As we approach the holiday season and the New Year, it’s important to sit down and take stock. Do some “house cleaning” within yourself and for yourself in order to let go of all the tensions, memories and objects from the past—in short, anything that is holding you back in your desire to move forward. A little introspection of the “me” inside you—and also of your house—to free yourself from what doesn’t serve you well anymore and to clear it out. EDQ explains to you how to start the year on the right foot by practising “detachment”!
Detaching from the toxins in your home
They’ve always been there and are part of the decor… And yes, we’re talking here about all the clutter in your home—considered to be the main toxins in your surroundings. So it’s important to sort them out from time to time. To do so, pay particular attention to:
- dead or diseased plants
- things you no longer use
- clothes you don’t like or haven’t used for a long time
- old underwear
- damaged footwear
- broken objects
- old cards and notes
- old receipts, newspapers and magazines
- all kinds of useless, old-fashioned things that remind you of the past
Avoid needless accumulation
Accumulation happens quickly and without warning. You wake up one morning and find that some rooms in your house have become cluttered with various things, without you really noticing. Aside from that, some rooms are also prone to accumulating clutter. For example, the basement and the attic are places that are more out of sight and out of mind, so accumulating many things there is easier to do. The entrance to your home is also likely to get cluttered, limiting movement and increasing the time it takes to get in and out of your home.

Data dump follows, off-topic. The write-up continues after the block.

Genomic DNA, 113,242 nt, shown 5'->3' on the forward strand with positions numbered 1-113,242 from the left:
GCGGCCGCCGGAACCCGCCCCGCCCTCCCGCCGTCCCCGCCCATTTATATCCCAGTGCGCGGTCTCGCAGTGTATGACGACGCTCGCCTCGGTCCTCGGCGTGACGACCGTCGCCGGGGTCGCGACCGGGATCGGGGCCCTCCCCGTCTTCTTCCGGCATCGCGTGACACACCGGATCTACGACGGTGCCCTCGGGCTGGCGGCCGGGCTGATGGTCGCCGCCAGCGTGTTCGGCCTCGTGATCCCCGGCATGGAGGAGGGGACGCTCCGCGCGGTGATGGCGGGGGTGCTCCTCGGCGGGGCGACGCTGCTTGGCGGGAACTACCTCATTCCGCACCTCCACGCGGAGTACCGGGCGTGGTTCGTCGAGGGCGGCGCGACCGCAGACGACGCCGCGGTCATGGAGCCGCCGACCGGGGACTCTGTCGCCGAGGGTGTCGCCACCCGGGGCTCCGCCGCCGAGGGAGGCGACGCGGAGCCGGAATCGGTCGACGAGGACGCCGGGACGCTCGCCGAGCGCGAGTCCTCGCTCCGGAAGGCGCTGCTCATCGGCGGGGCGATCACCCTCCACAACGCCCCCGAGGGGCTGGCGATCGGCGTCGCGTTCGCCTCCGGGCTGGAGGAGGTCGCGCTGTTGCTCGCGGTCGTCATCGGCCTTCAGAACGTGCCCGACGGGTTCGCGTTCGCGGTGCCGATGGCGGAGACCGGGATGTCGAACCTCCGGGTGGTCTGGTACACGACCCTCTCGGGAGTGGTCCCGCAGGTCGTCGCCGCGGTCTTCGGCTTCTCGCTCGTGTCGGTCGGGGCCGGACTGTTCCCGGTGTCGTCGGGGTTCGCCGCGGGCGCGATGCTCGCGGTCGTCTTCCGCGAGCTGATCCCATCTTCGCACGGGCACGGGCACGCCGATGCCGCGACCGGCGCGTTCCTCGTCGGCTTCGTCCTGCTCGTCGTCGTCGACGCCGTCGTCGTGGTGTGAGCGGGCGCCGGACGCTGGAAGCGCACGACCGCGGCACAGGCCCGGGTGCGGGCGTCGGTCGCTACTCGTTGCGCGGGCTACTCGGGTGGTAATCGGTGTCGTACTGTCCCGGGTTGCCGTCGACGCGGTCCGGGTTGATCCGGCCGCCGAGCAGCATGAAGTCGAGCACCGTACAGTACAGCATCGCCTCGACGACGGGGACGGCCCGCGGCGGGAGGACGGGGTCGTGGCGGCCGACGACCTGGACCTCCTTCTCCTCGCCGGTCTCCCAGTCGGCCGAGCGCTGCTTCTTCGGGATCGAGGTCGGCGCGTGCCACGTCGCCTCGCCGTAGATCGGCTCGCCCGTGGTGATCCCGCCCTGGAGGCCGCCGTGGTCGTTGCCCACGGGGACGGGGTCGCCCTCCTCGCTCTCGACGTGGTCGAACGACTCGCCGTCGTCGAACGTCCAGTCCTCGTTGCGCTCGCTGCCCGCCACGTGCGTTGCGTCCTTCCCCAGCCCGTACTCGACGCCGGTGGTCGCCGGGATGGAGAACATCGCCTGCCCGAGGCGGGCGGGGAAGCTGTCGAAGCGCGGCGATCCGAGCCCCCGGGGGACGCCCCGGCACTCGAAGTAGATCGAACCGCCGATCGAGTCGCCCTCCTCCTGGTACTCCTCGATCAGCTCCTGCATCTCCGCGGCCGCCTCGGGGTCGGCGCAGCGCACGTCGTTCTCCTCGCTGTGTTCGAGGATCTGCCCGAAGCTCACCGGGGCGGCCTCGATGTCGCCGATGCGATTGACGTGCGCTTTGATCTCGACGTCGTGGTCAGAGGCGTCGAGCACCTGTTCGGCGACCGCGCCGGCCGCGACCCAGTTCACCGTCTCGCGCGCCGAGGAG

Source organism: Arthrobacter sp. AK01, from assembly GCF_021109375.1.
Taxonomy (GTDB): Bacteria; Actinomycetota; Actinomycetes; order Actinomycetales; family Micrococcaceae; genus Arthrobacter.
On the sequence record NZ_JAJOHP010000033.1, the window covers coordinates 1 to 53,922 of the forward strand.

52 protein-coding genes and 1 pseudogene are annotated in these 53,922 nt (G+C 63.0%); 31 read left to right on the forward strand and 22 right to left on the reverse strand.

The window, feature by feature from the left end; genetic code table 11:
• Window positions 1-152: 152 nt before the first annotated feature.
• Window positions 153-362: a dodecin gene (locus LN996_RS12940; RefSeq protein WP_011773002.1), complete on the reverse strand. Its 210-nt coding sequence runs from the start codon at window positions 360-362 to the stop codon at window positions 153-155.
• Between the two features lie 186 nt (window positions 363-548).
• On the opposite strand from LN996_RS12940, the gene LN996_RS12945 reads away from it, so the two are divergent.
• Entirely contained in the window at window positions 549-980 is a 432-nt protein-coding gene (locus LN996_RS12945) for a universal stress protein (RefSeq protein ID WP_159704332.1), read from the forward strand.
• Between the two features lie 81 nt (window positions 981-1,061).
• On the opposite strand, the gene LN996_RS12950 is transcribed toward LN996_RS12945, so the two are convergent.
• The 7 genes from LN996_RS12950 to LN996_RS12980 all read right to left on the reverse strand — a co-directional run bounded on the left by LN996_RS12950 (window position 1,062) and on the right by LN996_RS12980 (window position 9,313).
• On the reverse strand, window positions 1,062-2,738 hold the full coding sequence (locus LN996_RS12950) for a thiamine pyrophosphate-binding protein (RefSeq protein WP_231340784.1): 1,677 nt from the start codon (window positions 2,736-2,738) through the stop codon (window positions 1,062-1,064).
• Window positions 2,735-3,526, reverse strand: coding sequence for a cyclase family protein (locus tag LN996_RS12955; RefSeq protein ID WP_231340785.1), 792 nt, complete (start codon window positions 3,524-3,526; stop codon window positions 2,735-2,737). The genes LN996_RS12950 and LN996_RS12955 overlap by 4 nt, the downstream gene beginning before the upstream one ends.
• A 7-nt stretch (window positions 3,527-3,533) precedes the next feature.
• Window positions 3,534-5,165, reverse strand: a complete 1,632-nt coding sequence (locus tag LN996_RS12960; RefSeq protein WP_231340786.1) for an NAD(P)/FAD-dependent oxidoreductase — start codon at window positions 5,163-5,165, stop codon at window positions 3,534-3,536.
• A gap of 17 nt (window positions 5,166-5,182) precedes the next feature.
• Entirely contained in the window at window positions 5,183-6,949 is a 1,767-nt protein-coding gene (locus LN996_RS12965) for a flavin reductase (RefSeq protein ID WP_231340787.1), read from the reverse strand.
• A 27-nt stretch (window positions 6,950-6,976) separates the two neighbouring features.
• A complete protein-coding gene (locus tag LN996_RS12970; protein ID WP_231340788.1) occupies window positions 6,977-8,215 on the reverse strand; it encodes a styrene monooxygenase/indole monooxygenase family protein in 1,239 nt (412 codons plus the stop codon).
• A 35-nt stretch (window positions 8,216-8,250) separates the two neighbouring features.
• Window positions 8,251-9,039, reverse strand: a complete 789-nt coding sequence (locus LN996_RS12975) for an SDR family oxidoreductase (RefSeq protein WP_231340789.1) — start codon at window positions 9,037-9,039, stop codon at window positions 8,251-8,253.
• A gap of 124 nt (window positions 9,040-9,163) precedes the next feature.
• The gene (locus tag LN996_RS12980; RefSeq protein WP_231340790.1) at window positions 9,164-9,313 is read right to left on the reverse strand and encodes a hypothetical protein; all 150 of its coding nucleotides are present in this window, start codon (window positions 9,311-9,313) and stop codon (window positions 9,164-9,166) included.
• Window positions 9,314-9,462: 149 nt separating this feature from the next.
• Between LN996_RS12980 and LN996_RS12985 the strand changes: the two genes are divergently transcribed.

Detach to grow
By detaching ourselves from the clutter in our home, we feel like we can breathe more easily. Sorting or housecleaning that gets done in this way helps us reduce tensions, thereby improving relations and creativity. It also enables us to leave behind bad memories or things that make us feel sad. To help you detach from certain objects, ask yourself: “Why am I keeping this or that? What does this have to do with me today? How will I feel when I don’t have this anymore?” These questions will prompt you to do the introspection you need in order to detach yourself.
Undertake a general cleaning
Start a general cleaning of your home at your own pace. Go meticulously from room to room so as not to forget anything. Separate and classify everything you own and choose to keep. Use bins, boxes and the like for organization. And for things you don’t intend to keep, divide them into 6 categories:
It’s important to know that cleaning the inside is also reflected on the outside. As you clean, take note of what changes in you in order to see if a sense of relief comes over you. Avoid extreme noise, bright lights and saturated colours, chemical smells and sad memories. Make room for positive energy and finish projects that are under way. As you clean your physical home, you also put your mind and heart in order.
Practising detachment from material objects that unnecessarily fill your space also allows you to gradually do the same with more important situations. Cleanse your mind as well by practising detachment from erroneous beliefs, the little hamster that keeps running on that treadmill, negative thoughts, deep-rooted emotional scars, etc. I promise—you will feel much more relaxed.